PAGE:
# Detecting elements of nilpotent extensions via finitely generated ones

Let $$K$$ be a commutative unital ring field. Let $$\pi:A \to K$$ be a surjective homomorphism of commutative $$K$$-algebras with nilpotent kernel. (Recall that this means $$\operatorname{Ker}(\pi)^n=0$$ for some integer $$n$$.) Notice that this implies that, as a $$K$$-module, $$A\cong K \oplus M,$$ where $$M=\operatorname{Ker}(\pi).$$

I would like to either prove the following, or find a counter-example:

If $$a \in A$$ is in every subideal $$I \subseteq M$$ such that $$M/I$$ is a finitely generated $$K$$-module, then $$a$$ is zero.

This is trivially true when $$M$$ is finitely generated as a $$K$$-module (since then $$(0)$$ satisfies this property), so one should assume that $$M$$ is not finitely generated (as a module).

If necessary, I'm OK with assuming that $$K$$ is a field.

EDIT: The square-zero extension of $$\mathbb{Z}$$ associated to the abelian group $$\mathbb{Q/Z}$$ provides a counter-example for commutative unital rings. I have a feeling it may be true for fields however.

• Note: I don't really need to say "as a module" since being finitely generated as an ideal implies being finitely generated as a module, because the ideal is assumed nilpotent. – David Carchedi Nov 7 '12 at 19:03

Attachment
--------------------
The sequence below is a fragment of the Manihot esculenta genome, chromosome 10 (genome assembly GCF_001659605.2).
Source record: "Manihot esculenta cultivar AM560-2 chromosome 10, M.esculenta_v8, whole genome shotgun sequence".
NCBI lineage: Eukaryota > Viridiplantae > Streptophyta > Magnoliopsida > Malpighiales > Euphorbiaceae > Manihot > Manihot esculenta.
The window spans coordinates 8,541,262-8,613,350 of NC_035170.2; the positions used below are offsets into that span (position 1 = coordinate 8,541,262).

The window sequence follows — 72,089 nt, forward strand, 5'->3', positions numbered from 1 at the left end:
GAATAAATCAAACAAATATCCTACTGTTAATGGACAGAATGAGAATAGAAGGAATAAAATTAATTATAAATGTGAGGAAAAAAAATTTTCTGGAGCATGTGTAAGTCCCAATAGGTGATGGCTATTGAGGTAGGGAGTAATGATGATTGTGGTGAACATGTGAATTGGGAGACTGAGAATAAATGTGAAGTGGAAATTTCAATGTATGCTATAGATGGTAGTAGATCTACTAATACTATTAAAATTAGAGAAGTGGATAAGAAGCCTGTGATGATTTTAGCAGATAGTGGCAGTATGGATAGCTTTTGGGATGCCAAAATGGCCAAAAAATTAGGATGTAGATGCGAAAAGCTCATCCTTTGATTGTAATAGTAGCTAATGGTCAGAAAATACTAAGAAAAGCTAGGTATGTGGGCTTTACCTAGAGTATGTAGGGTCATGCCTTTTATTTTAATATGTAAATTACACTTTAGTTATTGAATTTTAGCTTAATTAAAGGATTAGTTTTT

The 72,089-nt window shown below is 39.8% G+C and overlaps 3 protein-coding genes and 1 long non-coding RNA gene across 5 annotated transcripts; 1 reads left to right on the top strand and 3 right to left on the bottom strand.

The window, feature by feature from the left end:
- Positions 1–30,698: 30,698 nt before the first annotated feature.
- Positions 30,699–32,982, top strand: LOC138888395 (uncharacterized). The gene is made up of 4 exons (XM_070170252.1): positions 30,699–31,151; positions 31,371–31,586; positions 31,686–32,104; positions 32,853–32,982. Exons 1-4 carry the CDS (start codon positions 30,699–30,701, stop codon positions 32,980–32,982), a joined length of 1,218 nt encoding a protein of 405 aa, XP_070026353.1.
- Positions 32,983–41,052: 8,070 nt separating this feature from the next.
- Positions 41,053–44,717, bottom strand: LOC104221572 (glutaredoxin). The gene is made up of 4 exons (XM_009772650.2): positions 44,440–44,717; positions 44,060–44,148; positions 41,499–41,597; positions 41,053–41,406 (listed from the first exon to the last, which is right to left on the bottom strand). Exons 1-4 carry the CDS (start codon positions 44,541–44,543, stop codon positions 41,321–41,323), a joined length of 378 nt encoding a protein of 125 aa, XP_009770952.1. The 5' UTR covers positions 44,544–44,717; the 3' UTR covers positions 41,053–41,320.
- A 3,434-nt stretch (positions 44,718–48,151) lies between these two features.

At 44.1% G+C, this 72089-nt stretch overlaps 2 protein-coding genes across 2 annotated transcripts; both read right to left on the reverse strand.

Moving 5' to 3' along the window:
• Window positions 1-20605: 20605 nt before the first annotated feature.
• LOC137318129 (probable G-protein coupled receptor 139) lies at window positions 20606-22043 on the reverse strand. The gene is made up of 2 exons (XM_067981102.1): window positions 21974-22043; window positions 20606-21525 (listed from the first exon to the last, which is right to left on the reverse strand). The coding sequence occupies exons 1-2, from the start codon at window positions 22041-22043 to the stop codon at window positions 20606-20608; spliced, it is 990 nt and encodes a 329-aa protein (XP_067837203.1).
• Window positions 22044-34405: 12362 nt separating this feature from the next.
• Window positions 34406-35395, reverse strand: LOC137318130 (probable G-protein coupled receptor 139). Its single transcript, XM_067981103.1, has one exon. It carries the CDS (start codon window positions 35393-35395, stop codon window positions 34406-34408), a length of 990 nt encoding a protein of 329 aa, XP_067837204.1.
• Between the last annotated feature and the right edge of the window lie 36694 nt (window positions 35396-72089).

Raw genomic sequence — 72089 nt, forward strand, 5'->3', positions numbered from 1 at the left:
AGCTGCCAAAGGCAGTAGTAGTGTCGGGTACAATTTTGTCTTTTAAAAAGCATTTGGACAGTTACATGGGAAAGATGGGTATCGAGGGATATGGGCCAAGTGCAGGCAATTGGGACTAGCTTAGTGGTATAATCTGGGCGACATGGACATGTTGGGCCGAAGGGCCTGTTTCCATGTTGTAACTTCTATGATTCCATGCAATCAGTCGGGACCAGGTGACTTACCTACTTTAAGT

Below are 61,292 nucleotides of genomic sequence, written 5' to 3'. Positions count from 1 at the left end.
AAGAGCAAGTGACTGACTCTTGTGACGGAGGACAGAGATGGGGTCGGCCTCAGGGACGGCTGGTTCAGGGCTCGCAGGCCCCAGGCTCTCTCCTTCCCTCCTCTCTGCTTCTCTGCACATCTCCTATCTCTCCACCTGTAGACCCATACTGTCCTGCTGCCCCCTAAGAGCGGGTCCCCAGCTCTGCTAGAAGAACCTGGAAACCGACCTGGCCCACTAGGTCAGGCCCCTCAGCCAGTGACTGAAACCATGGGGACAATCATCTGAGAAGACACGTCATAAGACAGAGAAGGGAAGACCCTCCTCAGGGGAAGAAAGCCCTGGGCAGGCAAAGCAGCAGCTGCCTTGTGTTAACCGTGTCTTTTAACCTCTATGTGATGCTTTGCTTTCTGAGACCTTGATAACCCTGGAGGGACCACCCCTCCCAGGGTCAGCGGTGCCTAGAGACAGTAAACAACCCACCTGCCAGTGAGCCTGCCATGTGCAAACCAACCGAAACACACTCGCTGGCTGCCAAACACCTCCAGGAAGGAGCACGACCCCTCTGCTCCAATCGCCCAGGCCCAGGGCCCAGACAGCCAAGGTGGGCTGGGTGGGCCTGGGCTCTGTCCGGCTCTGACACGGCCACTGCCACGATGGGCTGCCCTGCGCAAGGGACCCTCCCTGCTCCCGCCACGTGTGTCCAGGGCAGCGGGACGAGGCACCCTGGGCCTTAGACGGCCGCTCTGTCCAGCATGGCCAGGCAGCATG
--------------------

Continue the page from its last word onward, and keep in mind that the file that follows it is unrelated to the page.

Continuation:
What do you think of the following example : $$A = \frac{K[u,x_0, x_1, ...]}{(u^2) + (x_i^2-u)_{i\in\Bbb N} + (x_i x_j)_{i\neq j}}$$
If $M$ is the ideal $(u, x_0, x_1, \dotsc)$, then $A = K \oplus M$ and $M^4 = (0)$.
Let $I$ be a proper ideal of $A$ such that $A/I$ is finite dimensional over $K$. It is clear that there exists a linear combination of a finite number of the $x_i$'s which is in $I$. Say $y = \sum_{i\in S} a_i x_i \in I$, with $S$ a finite set and at least a $a_i$, say $a_0$, non-zero. Then $x_0 y = a_0 u$, so that $u$ is in $I$. However $u\neq 0$.
Note : If $I$ is a subring of $A$ such that $A/I$ is finite dimensional over $K$ then $u\in I$ still holds.
• Very nice indeed! It would also be interesting to see whether an example could be constructed with $K$ algebraically closed, as the above example depends on the property that a sum of squares in $\mathbb{R}$ is nonzero whenever one of the summands is nonzero. – Neil Epstein Nov 8 '12 at 15:55
• In fact it's not harder at all, whatever the characteristic. I edited the proof. In the former proof, I only used the fact that $I$ is a subring which makes the proof harder on a general field. – Lierre Nov 8 '12 at 18:45